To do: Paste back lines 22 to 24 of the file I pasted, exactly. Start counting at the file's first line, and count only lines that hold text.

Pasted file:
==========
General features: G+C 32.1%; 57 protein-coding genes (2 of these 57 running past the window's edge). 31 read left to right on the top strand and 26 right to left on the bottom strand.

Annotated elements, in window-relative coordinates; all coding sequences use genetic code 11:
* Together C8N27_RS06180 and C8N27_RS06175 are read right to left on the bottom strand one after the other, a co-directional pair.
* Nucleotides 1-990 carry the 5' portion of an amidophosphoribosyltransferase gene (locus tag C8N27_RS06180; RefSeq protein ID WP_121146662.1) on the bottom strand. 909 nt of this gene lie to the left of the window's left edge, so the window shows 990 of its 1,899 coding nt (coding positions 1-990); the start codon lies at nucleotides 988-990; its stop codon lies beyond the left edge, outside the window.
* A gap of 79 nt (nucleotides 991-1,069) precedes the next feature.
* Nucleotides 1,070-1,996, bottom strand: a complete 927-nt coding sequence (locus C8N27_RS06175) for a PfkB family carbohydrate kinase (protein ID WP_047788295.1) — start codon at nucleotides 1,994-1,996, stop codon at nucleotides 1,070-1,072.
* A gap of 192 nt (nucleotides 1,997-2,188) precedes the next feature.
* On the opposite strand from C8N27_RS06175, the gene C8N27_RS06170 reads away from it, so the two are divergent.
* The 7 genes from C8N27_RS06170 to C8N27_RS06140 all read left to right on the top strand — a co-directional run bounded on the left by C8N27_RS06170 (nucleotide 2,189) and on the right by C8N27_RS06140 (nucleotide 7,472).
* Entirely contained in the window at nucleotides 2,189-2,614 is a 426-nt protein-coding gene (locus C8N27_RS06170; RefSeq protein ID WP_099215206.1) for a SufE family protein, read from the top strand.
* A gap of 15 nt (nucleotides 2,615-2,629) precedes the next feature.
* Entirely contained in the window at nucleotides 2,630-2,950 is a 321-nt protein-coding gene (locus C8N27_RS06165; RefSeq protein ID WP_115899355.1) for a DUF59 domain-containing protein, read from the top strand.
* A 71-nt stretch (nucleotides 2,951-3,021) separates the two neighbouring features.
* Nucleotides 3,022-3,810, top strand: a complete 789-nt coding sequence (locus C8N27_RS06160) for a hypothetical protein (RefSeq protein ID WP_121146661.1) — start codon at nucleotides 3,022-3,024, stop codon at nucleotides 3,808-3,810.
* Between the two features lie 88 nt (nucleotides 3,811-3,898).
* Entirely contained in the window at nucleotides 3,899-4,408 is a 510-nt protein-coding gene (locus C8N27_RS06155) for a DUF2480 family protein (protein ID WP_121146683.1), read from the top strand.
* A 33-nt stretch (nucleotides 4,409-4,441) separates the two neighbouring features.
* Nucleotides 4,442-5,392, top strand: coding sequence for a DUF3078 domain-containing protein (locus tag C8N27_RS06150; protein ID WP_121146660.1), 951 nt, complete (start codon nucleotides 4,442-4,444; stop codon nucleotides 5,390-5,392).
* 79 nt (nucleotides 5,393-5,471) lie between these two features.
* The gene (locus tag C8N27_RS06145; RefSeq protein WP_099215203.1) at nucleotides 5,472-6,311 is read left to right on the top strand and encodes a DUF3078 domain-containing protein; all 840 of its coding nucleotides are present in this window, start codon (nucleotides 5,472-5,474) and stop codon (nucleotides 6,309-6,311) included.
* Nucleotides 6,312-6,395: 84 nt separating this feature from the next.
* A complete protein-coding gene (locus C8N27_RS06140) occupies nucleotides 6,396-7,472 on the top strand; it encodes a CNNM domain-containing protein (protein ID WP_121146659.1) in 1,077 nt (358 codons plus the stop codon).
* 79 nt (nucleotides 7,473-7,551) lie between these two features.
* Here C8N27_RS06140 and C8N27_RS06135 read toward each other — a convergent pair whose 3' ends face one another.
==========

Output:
* A complete protein-coding gene (locus C8N27_RS06140) occupies nucleotides 6,396-7,472 on the top strand; it encodes a CNNM domain-containing protein (protein ID WP_121146659.1) in 1,077 nt (358 codons plus the stop codon).
* 79 nt (nucleotides 7,473-7,551) lie between these two features.
* Here C8N27_RS06140 and C8N27_RS06135 read toward each other — a convergent pair whose 3' ends face one another.